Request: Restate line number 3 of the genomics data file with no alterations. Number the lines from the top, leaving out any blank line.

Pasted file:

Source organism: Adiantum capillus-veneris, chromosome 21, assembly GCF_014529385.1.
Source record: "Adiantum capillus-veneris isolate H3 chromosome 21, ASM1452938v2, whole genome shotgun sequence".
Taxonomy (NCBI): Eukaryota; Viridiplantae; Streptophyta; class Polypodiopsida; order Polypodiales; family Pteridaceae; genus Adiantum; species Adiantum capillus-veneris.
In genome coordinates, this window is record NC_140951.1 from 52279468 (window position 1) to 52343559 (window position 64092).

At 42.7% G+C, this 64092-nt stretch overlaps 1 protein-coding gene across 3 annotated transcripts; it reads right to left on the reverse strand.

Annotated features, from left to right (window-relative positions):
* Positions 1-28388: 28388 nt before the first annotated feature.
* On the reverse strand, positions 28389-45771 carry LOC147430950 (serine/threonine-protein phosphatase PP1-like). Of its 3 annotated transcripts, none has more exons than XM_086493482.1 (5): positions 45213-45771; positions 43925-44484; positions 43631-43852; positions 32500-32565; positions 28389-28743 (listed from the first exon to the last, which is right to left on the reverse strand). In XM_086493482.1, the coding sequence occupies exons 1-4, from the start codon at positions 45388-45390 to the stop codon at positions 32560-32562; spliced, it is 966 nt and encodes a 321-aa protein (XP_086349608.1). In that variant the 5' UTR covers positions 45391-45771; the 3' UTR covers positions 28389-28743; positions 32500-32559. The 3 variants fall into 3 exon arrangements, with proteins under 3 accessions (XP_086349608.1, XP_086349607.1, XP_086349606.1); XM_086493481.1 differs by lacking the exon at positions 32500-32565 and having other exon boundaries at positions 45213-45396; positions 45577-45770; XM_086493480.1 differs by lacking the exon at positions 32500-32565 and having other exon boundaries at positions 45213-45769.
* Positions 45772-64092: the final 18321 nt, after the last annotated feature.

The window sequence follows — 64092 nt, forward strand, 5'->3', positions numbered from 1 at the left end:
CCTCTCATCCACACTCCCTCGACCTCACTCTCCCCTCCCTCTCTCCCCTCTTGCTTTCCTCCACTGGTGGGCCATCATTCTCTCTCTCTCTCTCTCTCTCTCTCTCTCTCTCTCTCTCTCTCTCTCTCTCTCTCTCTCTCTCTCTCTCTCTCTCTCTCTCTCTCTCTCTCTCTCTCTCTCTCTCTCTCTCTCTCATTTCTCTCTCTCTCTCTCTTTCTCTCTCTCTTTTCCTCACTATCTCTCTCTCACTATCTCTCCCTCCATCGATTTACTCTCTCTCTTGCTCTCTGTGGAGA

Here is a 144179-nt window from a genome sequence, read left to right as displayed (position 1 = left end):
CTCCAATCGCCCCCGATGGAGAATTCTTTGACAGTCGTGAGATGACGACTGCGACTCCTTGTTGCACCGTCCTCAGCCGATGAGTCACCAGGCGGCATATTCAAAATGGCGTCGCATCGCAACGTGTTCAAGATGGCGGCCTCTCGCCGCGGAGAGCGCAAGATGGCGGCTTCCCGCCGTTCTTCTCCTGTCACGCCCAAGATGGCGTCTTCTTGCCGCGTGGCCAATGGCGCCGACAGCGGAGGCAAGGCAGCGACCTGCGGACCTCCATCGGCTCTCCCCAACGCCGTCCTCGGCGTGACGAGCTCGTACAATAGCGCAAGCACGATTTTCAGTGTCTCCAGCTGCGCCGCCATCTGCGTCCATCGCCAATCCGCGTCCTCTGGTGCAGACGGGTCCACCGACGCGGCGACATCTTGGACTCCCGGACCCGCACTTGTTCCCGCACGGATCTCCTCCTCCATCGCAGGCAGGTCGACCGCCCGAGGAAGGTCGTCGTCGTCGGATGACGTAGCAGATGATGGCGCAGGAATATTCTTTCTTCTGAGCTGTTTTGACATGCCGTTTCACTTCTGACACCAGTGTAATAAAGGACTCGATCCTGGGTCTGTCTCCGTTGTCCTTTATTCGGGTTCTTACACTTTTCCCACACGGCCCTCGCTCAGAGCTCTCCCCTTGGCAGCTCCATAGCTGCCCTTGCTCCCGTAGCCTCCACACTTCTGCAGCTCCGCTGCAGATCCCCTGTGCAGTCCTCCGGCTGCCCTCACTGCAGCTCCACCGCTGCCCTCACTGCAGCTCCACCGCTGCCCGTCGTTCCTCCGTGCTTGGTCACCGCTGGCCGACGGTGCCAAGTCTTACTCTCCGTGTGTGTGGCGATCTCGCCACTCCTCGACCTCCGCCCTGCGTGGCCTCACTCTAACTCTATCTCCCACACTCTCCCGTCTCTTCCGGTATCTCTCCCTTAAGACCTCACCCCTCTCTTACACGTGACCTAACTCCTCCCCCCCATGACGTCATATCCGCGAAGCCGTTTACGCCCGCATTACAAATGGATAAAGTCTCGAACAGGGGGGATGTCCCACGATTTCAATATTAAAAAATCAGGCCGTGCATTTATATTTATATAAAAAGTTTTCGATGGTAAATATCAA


Taxonomy (NCBI): Eukaryota; Viridiplantae; Streptophyta; class Polypodiopsida; order Polypodiales; family Pteridaceae; genus Adiantum; species Adiantum capillus-veneris.